Oh Bungay. For so many years – over 30 – I’ve been drawn to Bungay – To BlackDog Antiques, rifling around the mounds of tiles, fabric, furniture, to the restaurant that Robert and Tim used to run (and then moved to Norwich), to Crocks when it was first opened by Tony and Mary who used to sell us coffee from their shop in Ealing in the 70’s, to Wightman’s for fabric, to Nursey’s for sheepskin slippers, to Cork Brick Antiques for pictures – always a good showing by Margaret Thomas – and today also Bruer Tidman. But the main pull was Tessa Newcomb’s new book The Adorable Plot. Tessa’s pictures, and her parents Godfey and Mary, have woven their way in and out of our lives over many years and the first picture of hers I knew intimately was that of a goat on board owned by Shirley. I used to stare at it as we both emerged, blinking from divorce, addicted to drinking coffee, nibbling pretzels and plotting hugely successful Live Aid jumble sales. Tessa’s pictures are naive and yet evocative, simply portrayed but pulling on deep emotions. Today I bought The Adorable Plot for Will and Katie. Saving for a blue Fender and needing to earn money in the school holidays one year, Will painted the outside of Mary and Godfrey’s house. Godfrey was charged with standing at the bottom of the ladder whilst Will painted the eaves. Godfrey, being Godfrey, forgot after a while and walked away to roll a fag or two. Gradually the ladder slipped down the wall and Will ended up in the water butt!
Today there was a really simple and scrumptious food fair by the castle. We found Shirley and Rob, taking a break from repairing The Wall inflatables, and instead were sliding more-ish parmesan biscuits off a plate at Tessa’s book signing. We wandered over the road to look at the food. The sun was shining, it was warm and bright blue skies spread behind the oak trees. To think a week ago we were eating tapas in Soller in 30C (see future posts for Tapas). My favourite stand was Imperial Wine and we were greeted by the eternally cheerful Su (see Peach Friand dedication) proffering a rather nice Lucien Lardy Fleurie la Roches Beaujolais in pitifully small glasses. We had just missed her first performance – a ‘matching wine with food’ presentation. Established in 1995 its based in Bungay, a great company offering really good value wine and some real stonkers in the back room. Make sure you visit. So so tempting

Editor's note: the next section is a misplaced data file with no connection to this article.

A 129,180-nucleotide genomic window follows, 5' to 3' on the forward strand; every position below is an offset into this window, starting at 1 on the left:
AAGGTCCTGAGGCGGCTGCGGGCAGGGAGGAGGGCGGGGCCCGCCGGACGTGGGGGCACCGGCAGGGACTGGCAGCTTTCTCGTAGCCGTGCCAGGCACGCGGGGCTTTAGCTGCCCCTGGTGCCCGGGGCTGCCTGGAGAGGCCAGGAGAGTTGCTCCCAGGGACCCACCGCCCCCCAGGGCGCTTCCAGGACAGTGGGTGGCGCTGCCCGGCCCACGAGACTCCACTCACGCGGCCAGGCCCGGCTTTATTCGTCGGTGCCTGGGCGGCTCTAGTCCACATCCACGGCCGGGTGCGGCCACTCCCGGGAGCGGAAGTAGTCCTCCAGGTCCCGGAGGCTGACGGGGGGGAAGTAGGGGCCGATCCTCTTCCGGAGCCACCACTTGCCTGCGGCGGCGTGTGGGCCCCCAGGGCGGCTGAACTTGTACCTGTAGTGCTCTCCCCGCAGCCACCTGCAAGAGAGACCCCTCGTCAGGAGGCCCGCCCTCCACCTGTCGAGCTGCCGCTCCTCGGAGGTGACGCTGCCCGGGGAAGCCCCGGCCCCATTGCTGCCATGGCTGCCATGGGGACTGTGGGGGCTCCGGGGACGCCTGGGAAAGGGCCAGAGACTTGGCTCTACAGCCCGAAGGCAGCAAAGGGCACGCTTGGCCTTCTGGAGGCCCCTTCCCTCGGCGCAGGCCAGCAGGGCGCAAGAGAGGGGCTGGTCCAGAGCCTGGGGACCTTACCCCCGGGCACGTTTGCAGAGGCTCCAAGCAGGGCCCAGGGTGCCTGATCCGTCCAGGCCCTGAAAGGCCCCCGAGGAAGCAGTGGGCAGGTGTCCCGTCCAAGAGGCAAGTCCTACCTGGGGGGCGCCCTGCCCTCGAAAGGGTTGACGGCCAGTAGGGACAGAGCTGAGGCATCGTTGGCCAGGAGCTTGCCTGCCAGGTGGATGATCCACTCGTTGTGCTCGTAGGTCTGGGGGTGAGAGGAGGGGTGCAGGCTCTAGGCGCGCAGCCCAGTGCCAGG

The Wild Meat Company offered something a bit out of the ordinary. Squirrel for £4.50! I am pondering on what I would do with squirrel, but now know that one squirrel (grey) will feed one person, and apparently it’s very healthy meat because all a squirrel eats is fruit and nuts!! I might have to consult Hugh F-W for a recipe.
Johnny’s Girls at The Cow Shed – beautiful creamy un-pastuerised milk. And I would give them ‘best in show’ for their labels. If i were not off the the Isle of Man tomorrow I would have bought a few litres and made some fulsome creamy yogurt with it.
Marsh Pig was another favourite. If you’ve travelled north on the A12 you will have seen their pigs ranged across the Breckland near Blythburgh. Their passion is Salami’s and meats made from the leg meat. The best on the stall (and I tried them all, including very very good chorizo) was the fennel salami. Juicy meat cut through with fennel seed. Tangy. Gorgeous. Imagine it on a board with chorizo, manchego, membrillo and bread with a few olives thrown in for good measure. And a robust Temperanillo.
Met up with old friends Fielding Cottage who had a new product – goats curd. It is tangy and light – just like a good ricotta. Tonight I plan to twin it with chard and spinach, in a tart, with a little lemon zest.
The end to a perfect morning, we retired to Rob and Shirley’s for very good coffee, admired their house and particularly Shirley’s planting in their courtyard garden. As a young, naive and horticulturally ignorant young woman (me), Shirley introduced me to her Jekyll inspired ‘white garden’ and the ghost of it was here today with tall, slender nicotiana sylvestris giving height and light to lush tropical planting including a magnificent echium. Luckily it’s generous with its seeds and so I came away with a good sized plant too. Thanks Shirl.